All the news is about the weather, currency or Brexit and last week, Jim Brown, in his Farmer’s View column in The SF pointed out what was unique in January, 2018, was that he only recorded five inches of rain.

In his part of Scotland, that is not a lot and he reported that 2018 was the fifth driest in the last 30 years, with 33.25 inches. Here, in the Eastern Borders, that would be a ‘very wet’ year for us and the reliable Aitchison family records at Lochton, that go back to 1903, recorded 5.4mm, or less than a quarter of an inch of rain last month – the driest January since they started recording rainfall.

It was also the fifth driest month overall as well since 1903, with only March, 1929; April, 1912; February, 1934; and March, 1953, having less rain. Interesting to note that all the months are grouped together at the start of the calendar year.

Global weather is also in the news, with Australia having its hottest month on record in January and 2018 was its third hottest year on record, with only 2005 and 2013 being hotter. Temperatures reached 40°C and the average across January was above 30°C.

At the other end of the scale, in the US temperatures were as low as minus 41°C in Minnesota – lower than the North Pole – rivers and waterfalls were frozen and any winter planted crops would suffer badly with severe frost and winterkill.

Turning to currency, City financial assessments have viewed that a hard, no-deal Brexit seems increasingly unlikely. As confidence has grown, the value of the pound has been climbing.

From recent low on December 11, when the pound equated to €1.1031, sterling rose by January 24 to €1.1571 equivalent, an increase of 5%. It has since dropped back to €1.1305.

As the volatile nature of the pound currently holds the key to the direction of UK wheat futures, confidence and strength of the pound will remain the major driving force of the UK domestic grain prices. A rising pound and subsequent cheapening of products in euros, has prevented the potential gains seen in global grain markets from filtering into domestic markets.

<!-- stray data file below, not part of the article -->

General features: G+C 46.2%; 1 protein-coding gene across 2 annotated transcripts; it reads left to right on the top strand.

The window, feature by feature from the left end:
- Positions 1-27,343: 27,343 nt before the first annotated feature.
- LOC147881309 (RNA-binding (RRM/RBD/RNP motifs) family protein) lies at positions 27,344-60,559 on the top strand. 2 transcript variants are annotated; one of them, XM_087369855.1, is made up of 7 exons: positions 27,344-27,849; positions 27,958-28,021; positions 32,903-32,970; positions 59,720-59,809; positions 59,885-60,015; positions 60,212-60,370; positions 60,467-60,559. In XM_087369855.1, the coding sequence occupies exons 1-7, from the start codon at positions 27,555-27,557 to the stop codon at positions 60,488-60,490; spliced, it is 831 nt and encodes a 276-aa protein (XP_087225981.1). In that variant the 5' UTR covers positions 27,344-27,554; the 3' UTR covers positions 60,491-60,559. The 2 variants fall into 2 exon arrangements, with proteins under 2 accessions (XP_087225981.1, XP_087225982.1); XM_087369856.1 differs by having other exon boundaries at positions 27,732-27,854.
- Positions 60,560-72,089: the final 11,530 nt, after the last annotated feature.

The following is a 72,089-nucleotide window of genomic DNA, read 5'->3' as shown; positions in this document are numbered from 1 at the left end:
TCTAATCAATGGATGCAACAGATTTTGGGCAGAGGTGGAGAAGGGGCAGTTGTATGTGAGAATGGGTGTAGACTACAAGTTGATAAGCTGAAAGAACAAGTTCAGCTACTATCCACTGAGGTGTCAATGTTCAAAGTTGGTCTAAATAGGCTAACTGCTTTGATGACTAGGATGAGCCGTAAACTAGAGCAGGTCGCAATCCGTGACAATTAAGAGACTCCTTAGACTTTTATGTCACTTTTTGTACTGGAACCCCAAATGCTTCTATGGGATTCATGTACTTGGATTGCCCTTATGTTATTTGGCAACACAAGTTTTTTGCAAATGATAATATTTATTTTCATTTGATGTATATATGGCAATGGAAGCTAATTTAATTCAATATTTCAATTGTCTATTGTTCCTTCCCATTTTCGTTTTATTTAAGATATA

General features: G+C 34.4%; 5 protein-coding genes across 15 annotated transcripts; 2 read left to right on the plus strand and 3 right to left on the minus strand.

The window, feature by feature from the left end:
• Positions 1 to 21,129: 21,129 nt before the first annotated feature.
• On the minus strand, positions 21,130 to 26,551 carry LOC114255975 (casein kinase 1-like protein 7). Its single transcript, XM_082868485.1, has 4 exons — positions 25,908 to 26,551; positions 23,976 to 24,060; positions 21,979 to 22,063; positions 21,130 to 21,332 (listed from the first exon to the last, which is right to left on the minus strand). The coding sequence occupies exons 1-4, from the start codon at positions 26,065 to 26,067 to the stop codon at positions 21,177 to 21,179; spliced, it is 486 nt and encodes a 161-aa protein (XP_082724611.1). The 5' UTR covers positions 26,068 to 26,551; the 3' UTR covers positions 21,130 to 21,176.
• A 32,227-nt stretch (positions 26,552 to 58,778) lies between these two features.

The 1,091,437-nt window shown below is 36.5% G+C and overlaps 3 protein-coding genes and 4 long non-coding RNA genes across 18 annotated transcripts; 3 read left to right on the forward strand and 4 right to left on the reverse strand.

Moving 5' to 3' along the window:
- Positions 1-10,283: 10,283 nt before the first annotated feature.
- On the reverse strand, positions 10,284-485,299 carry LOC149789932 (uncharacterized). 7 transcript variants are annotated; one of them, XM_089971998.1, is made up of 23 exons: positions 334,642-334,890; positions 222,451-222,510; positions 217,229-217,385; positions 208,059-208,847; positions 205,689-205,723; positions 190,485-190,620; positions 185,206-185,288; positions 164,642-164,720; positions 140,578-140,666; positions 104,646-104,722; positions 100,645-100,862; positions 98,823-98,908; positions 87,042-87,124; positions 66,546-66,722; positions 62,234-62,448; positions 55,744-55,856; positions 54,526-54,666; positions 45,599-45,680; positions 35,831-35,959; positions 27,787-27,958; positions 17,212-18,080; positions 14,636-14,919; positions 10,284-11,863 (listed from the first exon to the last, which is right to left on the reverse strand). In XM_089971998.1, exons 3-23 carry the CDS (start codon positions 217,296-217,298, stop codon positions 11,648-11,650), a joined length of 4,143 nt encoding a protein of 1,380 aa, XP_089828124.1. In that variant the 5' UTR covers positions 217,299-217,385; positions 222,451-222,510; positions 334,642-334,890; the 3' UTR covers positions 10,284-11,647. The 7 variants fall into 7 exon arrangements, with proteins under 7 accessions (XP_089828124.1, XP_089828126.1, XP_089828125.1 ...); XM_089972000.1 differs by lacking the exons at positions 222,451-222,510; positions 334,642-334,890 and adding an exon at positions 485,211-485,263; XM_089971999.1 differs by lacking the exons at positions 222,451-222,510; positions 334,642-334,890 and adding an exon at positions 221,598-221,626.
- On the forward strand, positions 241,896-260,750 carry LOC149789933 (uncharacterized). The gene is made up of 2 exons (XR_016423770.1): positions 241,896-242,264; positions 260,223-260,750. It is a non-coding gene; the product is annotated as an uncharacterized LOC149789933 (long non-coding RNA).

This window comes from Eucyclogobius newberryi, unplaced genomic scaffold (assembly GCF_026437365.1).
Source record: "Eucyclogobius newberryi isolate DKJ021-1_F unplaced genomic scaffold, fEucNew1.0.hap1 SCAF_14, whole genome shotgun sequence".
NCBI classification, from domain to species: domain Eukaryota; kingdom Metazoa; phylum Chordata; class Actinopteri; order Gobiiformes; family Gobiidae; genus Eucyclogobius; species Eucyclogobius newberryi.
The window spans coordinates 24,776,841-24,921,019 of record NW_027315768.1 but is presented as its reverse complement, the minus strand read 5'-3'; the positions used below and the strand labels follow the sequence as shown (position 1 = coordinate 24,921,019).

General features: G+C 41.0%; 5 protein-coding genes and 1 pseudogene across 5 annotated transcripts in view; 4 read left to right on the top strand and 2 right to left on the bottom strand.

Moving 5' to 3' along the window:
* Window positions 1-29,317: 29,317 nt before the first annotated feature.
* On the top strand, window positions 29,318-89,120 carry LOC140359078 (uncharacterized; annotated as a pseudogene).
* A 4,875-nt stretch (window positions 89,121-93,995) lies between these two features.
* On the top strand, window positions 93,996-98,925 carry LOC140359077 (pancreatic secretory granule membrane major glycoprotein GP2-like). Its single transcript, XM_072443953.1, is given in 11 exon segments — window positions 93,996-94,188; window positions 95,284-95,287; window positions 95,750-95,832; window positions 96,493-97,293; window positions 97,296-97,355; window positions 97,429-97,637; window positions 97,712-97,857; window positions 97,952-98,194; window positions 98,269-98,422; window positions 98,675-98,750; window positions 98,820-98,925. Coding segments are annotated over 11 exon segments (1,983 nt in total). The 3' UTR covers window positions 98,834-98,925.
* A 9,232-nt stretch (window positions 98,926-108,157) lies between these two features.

Amid the bullish reports of a tightening outlook for Black Sea exports and global grain prices, UK wheat futures have been falling. During the month of January, old crop May, 2019, wheat futures have fallen from £178.50 down to £172. New crop November, 2019, futures since August 1, 2018 have been at £175 but last week were down to £154.15. During January alone, they were down £10 per tonne.

With around an £18 discount from old crop to new crop futures, this indicates that either old crop is too expensive, or new crop is too cheap.

This could also be because markets anticipate a larger 2019 domestic and global wheat crop. A 4% increase in the UK wheat area is estimated for this harvest, thereby reducing the chances of a tighter market.

Following the recent US federal shutdown, figures have not yet been fully released regarding US stocks and confirmation of their future wheat planted area which, if is larger than expected, will add further pressure to the market.

Although it is a bit early to draw conclusions about the size of the 2019-20 wheat crop, there is an increasing pool of evidence suggesting a big crop could be on the horizon. There are projected increases in wheat area for the major wheat exporters the EU, Russia, Ukraine, the US and Australia. These are partially offset by expected declines in Kazakhstan, Canada and Argentina.

There are also projected increases in area in Egypt, Turkey and India, three of the major consumers of global wheat.

Black Sea prices have provided the floor to global wheat markets in 2018-19 and the rising value of the rouble and reducing exportable wheat surplus has led to climbing prices and the rising value of Black Sea grain has supported global prices and the extent of this rally will depend on the exportable volume remaining in the EU, USA and Argentina.

Wheat shipments from Russia slowed notably in January, at 1.9m tonnes compared with 3.7m tonnes in December. In total this season, its exports amount to 26.5m tonnes compared to a target of 35m tonnes.

In the latest tender last week, Egypt bought 360,000 tonnes of wheat for March. However, there was a notable change in its suppliers, with France and Romania each selling 180,000 tonnes. This was the first such French sale since July, 2017.

Russia has dominated wheat exports to Egypt this season, taking more than 70% of the trade prior to that, but was uncompetitive for this tender., by at least $7 per tonne.

The discount of UK feed barley to feed wheat is now around £15 per tonne, the largest since August, 2018. In the week ending January 24, 2019, the average UK ex-farm feed barley price was £158.40 per tonne whilst feed wheat was £170.30 per tonne. During that week, feed barley and feed wheat saw declines of £1.30 and £6.50 per tonne, respectively, and this past week ex-farm feed wheat was down 20p to £170.10 and feed barley was down £3.20 to £155.20.

A rising discount of feed barley to feed wheat, will allow those who can to switch to feed barley for the rest of the winter feed period, although an outbreak of African swine fever in China could also reduce feed demand from the world’s largest pig herd.